Tuesday, February 3, 2015

A Picture Book a Day for a Year: Day 291

Terrific Trio: Book 2


Picture Book: Sorry

Author: Jean Van Leeuwen

Illustrator: Brad Sneed

Summary: Brothers Ebenezer and Obadiah are farmers who live happily together until Obadiah complains of lumps in the oatmeal that Ebenezer made. Ebenezer responds by putting his bowl of oatmeal over Obadiah’s head. The brothers never speak again. Obadiah moves half of the house to a nearby hill and starts a new farm. Each of the brothers marry and begin a family. Each family member learns not to speak to those neighbors though they are unsure why. Generations come and reasons for the feud are created. Eventually, great-grandsons from each family, Nathaniel and Luther, are sent to the shared fence to investigate missing crops. When Nathaniel begins to eat an apple that has fallen to his side, Luther accuses him of stealing apples. Nathaniel accuses his cousin of stealing corn. Then Nathaniel says a peculiar thing, perhaps because of loneliness, “Sorry.” Luther is astonished, but responds with a smile and a suggestion that they trade. Together the boys laugh and eat apples.

Hanna’s Comments: This second book in this PBT Terrific Trio of books with the same title is a little more complicated than yesterday’s offering. Here you have emphasized the sin of pride and its potential for long-term harm. Be sure to talk with your listeners about what these families have lost over the years because the two brothers refused to apologize. Talk about their loneliness and how awkward it must have been to live so long next to each other without speaking. Be sure to mention not only apologizing and confession, but the importance of forgiveness too. Tomorrow’s book emphasizes being authentic when you say you’re sorry.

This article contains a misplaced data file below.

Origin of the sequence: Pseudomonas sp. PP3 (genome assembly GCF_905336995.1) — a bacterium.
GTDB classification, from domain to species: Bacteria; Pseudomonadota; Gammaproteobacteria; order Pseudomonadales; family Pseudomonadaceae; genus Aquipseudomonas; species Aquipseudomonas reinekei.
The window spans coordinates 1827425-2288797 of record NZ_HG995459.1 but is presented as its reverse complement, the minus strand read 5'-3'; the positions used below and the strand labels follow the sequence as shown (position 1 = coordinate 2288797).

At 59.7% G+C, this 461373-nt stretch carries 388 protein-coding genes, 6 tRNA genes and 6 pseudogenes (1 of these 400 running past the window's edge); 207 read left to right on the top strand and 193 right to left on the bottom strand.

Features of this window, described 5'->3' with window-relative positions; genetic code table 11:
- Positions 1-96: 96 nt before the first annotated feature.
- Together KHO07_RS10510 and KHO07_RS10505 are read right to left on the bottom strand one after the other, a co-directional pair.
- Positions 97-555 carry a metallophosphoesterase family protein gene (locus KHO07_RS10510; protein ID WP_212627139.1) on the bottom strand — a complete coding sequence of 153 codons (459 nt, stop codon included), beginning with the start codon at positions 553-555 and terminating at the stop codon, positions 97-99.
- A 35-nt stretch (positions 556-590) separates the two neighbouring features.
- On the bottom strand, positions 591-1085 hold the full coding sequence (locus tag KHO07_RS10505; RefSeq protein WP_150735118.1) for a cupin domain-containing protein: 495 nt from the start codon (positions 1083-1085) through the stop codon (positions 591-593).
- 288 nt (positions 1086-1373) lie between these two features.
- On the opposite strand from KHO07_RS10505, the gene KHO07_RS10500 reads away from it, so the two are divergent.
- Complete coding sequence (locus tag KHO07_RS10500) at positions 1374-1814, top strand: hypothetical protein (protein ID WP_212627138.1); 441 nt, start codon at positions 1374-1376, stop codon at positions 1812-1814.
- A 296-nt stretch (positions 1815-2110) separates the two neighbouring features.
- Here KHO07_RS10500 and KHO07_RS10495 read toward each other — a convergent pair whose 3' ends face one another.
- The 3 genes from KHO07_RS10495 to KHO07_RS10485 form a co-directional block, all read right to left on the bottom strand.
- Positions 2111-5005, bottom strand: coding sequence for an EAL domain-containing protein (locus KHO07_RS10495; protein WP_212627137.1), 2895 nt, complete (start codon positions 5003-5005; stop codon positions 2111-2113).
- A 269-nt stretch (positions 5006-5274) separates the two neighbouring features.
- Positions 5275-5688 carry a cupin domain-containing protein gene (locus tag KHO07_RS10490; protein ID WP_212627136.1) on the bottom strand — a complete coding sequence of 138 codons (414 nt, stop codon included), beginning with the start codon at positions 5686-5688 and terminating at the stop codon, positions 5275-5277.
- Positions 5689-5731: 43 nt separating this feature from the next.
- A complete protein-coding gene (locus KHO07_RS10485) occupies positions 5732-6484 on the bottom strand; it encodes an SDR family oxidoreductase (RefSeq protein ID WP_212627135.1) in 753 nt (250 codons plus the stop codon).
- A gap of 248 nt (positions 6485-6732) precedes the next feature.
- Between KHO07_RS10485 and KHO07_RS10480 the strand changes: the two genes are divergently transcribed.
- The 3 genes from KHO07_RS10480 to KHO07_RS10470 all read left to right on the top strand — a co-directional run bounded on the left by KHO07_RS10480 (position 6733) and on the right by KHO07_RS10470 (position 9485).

Original Publisher & Date of Publication: Phyllis Fogelman Books, 2001

Age & Grade Appropriateness: 4 and up, Pre and up

# of Pages: 32

Available in Spanish? Not at present

Formats other than Book: None at present

PBT Category: Post 2K

PBT Topics this Book connects with: anger, belonging, bonds/connections, brokenness, choices/decisions, communication, confession, conflict, death/loss/grief, discord, disputes/fighting/opposition, enemies, exile/separation, family, forgiveness/mercy/redemption, greed/selfishness, guilt, hatred, heritage, intolerance, legacies, loneliness, neighbors, pride, relationships, rocks/shells/stones, siblings/sibling rivalry
Scripture Connections: Cain and Abel (Genesis 4); how good and pleasant it is when brothers dwell in unity (Psalm 133:1); be kind to one another, tenderhearted, forgiving one another (Ephesians 4:32); let brotherly love continue (Hebrews 13:1)

Idea(s) for Application: Read this book to a group of children who are learning about Cain and Abel or the importance of humility and forgiveness in relationships.